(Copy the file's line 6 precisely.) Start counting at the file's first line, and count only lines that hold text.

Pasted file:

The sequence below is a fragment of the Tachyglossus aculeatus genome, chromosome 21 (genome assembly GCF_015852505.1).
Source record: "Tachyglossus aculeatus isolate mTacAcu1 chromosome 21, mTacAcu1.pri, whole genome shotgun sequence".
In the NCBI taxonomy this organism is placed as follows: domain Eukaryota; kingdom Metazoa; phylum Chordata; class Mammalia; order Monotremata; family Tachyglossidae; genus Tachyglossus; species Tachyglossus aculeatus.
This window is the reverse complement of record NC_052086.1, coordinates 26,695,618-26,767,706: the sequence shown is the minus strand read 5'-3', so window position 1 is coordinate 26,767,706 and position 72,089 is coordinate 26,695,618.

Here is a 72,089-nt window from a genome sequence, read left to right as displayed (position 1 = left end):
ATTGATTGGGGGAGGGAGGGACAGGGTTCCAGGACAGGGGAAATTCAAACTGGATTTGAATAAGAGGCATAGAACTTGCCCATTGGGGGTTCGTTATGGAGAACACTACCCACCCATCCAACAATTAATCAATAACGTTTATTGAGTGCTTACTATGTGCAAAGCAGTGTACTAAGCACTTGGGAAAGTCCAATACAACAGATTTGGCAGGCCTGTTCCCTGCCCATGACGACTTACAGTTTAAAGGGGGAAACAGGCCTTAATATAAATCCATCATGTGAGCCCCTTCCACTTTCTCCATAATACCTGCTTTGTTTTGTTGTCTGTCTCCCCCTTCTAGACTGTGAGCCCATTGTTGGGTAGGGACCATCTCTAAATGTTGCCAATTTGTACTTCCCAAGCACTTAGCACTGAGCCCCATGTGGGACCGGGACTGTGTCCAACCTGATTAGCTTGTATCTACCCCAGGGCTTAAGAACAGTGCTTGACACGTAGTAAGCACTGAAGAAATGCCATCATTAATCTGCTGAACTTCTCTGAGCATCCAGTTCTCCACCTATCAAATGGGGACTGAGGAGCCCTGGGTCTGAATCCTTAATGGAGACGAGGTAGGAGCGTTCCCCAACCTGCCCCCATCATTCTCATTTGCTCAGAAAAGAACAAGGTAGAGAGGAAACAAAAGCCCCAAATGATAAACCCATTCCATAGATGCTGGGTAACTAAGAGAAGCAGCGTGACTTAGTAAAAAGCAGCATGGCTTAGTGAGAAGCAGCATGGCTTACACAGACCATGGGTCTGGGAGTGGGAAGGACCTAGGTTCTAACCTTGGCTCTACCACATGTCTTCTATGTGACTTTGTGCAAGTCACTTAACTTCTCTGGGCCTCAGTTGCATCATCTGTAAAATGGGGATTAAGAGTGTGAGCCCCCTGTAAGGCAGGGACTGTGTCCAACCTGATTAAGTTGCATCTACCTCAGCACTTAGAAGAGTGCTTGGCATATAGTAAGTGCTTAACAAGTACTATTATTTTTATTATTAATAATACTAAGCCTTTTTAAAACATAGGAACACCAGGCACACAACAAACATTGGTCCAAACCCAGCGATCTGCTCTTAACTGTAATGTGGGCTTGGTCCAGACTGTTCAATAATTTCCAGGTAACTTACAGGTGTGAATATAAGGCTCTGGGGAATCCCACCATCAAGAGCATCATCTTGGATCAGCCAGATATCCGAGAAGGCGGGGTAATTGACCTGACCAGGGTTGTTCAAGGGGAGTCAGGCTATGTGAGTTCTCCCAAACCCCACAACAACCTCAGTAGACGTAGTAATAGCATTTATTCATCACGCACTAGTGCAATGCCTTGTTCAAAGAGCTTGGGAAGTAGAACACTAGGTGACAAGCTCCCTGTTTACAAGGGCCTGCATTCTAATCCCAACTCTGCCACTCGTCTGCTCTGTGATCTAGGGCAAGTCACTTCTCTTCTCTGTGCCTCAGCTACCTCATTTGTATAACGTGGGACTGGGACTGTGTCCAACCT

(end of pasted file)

ATTGATTGGGGGAGGGAGGGACAGGGTTCCAGGACAGGGGAAATTCAAACTGGATTTGAATAAGAGGCATAGAACTTGCCCATTGGGGGTTCGTTATGGAGAACACTACCCACCCATCCAACAATTAATCAATAACGTTTATTGAGTGCTTACTATGTGCAAAGCAGTGTACTAAGCACTTGGGAAAGTCCAATACAACAGATTTGGCAGGCCTGTTCCCTGCCCATGACGACTTACAGTTTAAAGGGGGAAACAGGCCTTAATATAAATCCATCATGTGAGCCCCTTCCACTTTCTCCATAATACCTGCTTTGTTTTGTTGTCTGTCTCCCCCTTCTAGACTGTGAGCCCATTGTTGGGTAGGGACCATCTCTAAATGTTGCCAATTTGTACTTCCCAAGCACTTAGCACTGAGCCCCATGTGGGACCGGGACTGTGTCCAACCTGATTAGCTTGTATCTACCCCAGGGCTTAAGAACAGTGCTTGACACGTAGTAAGCACTGAAGAAATGCCATCATTAATCTGCTGAACTTCTCTGAGCATCCAGTTCTCCACCTATCAAATGGGGACTGAGGAGCCCTGGGTCTGAATCCTTAATGGAGACGAGGTAGGAGCGTTCCCCAACCTGCCCCCATCATTCTCATTTGCTCAGAAAAGAACAAGGTAGAGAGGAAACAAAAGCCCCAAATGATAAACCCATTCCATAGATGCTGGGTAACTAAGAGAAGCAGCGTGACTTAGTAAAAAGCAGCATGGCTTAGTGAGAAGCAGCATGGCTTACACAGACCATGGGTCTGGGAGTGGGAAGGACCTAGGTTCTAACCTTGGCTCTACCACATGTCTTCTATGTGACTTTGTGCAAGTCACTTAACTTCTCTGGGCCTCAGTTGCATCATCTGTAAAATGGGGATTAAGAGTGTGAGCCCCCTGTAAGGCAGGGACTGTGTCCAACCTGATTAAGTTGCATCTACCTCAGCACTTAGAAGAGTGCTTGGCATATAGTAAGTGCTTAACAAGTACTATTATTTTTATTATTAATAATACTAAGCCTTTTTAAAACATAGGAACACCAGGCACACAACAAACATTGGTCCAAACCCAGCGATCTGCTCTTAACTGTAATGTGGGCTTGGTCCAGACTGTTCAATAATTTCCAGGTAACTTACAGGTGTGAATATAAGGCTCTGGGGAATCCCACCATCAAGAGCATCATCTTGGATCAGCCAGATATCCGAGAAGGCGGGGTAATTGACCTGACCAGGGTTGTTCAAGGGGAGTCAGGCTATGTGAGTTCTCCCAAACCCCACAACAACCTCAGTAGACGTAGTAATAGCATTTATTCATCACGCACTAGTGCAATGCCTTGTTCAAAGAGCTTGGGAAGTAGAACACTAGGTGACAAGCTCCCTGTTTACAAGGGCCTGCATTCTAATCCCAACTCTGCCACTCGTCTGCTCTGTGATCTAGGGCAAGTCACTTCTCTTCTCTGTGCCTCAGCTACCTCATTTGTATAACGTGGGACTGGGACTGTGTCCAACCT